- Hedge funds suffered one of their worst years on record in 2018, and they underperformed the market for years before that. Managers, however, believe that part of the blame lies with big Wall Street investors that have cramped their strategies.
- Pensions and other large investors have helped grow hedge funds from a niche offering for wealthy families to a $3 trillion industry, but they have also brought with them stricter vetting processes.
- Over the past 15 years, hedge fund portfolios have become more conservative and more concentrated in the same trades and securities, according to the hedge fund researcher Novus.
Is it worse for an investor to miss a big winner or get dragged down by an imploding fund?
The answer to this question from several hedge fund investors at a recent industry conference in Miami crystallized the steady change that has warped how hedge funds invest, market, and think about risk over the past 20 years.
"My gut instinct is to say miss the bad choices," said Brian Goldman, the managing partner at Lanx Capital, which primarily invests in smaller funds.
Jefferies’ global head of advisory, Antonio DeRosa, said he and his team took pride in the fact that none of the funds they’d invested in had "blown up on us" in 25 years. The Cambridge Associates managing director Jon Hansen said his team focused on committing no "unforced errors."
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"If I miss a winner, I miss a winner, there’ll be more of them to come," Hansen said. "But if I invest in something that isn’t really there, then that’s on me."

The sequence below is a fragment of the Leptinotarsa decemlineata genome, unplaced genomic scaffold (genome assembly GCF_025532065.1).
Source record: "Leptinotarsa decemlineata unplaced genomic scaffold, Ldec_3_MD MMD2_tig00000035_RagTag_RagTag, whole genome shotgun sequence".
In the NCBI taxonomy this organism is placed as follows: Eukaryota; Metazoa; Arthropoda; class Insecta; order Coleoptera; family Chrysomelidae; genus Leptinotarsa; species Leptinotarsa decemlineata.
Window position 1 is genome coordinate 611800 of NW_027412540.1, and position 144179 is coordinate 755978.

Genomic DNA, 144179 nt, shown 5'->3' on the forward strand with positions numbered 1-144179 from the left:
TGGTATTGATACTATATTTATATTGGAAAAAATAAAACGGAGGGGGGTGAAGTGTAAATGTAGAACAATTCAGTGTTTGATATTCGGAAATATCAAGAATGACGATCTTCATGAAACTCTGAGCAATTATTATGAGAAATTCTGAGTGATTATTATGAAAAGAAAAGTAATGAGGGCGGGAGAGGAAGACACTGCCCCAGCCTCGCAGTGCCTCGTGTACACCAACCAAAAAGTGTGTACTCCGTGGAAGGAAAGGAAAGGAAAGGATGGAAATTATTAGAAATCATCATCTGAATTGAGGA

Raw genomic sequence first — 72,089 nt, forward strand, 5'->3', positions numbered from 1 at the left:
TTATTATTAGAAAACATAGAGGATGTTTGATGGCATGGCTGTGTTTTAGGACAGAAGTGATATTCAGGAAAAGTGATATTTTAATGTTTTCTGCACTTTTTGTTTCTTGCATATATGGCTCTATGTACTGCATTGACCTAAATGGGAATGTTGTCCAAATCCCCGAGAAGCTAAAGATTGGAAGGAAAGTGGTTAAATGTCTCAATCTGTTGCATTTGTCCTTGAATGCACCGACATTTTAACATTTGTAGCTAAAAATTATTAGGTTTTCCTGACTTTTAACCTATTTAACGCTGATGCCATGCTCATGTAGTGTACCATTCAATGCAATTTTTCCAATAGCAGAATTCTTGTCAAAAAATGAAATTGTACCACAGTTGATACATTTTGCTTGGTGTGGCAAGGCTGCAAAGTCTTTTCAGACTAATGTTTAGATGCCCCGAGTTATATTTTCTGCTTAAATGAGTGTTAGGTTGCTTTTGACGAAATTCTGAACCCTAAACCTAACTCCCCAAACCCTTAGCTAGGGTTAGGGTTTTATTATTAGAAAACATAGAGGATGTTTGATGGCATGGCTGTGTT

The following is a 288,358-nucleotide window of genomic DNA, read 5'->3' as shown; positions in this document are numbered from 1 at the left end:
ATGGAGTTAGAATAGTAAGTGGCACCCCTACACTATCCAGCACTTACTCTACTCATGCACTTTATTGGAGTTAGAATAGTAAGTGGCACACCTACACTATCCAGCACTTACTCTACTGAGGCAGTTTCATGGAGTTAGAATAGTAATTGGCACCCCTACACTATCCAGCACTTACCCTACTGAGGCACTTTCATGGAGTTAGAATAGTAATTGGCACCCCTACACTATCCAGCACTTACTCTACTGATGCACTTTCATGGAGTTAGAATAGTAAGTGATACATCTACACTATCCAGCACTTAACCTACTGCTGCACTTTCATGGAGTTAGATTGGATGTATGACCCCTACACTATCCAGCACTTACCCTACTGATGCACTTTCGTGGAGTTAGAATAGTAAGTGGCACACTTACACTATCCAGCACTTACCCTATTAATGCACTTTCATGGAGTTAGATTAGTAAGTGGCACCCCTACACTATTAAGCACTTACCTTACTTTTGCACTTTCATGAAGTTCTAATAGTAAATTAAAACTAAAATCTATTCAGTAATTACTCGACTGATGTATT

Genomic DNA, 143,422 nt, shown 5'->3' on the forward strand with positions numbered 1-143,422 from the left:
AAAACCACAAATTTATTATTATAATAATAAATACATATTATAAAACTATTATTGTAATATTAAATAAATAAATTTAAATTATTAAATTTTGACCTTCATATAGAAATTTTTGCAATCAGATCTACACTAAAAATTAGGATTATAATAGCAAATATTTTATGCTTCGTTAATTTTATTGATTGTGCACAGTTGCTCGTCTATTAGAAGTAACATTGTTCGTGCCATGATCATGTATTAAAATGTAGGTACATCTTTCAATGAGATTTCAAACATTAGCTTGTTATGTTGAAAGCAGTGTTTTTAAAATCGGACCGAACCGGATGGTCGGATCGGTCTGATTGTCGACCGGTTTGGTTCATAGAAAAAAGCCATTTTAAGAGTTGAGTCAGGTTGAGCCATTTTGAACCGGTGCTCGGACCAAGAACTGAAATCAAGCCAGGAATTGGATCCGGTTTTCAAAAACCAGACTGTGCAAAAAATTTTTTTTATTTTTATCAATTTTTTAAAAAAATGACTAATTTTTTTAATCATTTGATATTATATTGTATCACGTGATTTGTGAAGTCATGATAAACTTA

Pension money is flooding into hedge funds
The flood of institutional money from pensions, endowments, and foundations has helped create massive, multi-strategy players like Ken Griffin’s Citadel and Israel Englander’s Millennium. These types of funds are hyper-focused on risk management and a diversified business model, and look more like boring banks than hedge funds of the 1990s where star stock-pickers made hundreds of millions on a couple big bets, portfolio managers and investors say.
The vetting process required by these types of investors is stringent, partly because several institutional investors, like pensions, operate as fiduciaries which means they’re bound to act in the best interest of their stakeholders. This opens them up to much more legal risk if a fund tanks. Because of this change, managers have to show more than just their returns to the vetting teams at these multi-billion-dollar investors. Third-party data usage, cybersecurity practices, financial audits, portfolio fit, risk protections and more are all examined by investors before selecting a strategy.
This has pulled the hedge fund industry from its roots as a counterweight to market volatility used primarily by wealthy families to a building block of multi-billion-dollar pension plans’ and university endowments’ portfolios.
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The level of due diligence has gotten to the point where industry titans like George Soros and Julian Robertson “would have a hard time passing institutional due diligence because they’re too concentrated, they’re too directional,” said Michael Marcus, head of manager research at hedge fund allocator Prelude Capital.
A 2007 report from consultancy Hennessee Group said that more than half of hedge funds’ assets — 55% — at the beginning of 1999 were from family offices and wealthy individuals. Private and public pension plans held only 10%.
Today, the biggest investor in hedge funds is public pension plans, representing 22% of all assets in the $3 trillion industry, according to data from Preqin. Risk-averse insurance companies now make up a larger proportion of hedge fund assets (7%) than family offices, which control 3% of all hedge fund assets.
Less risk, more transparency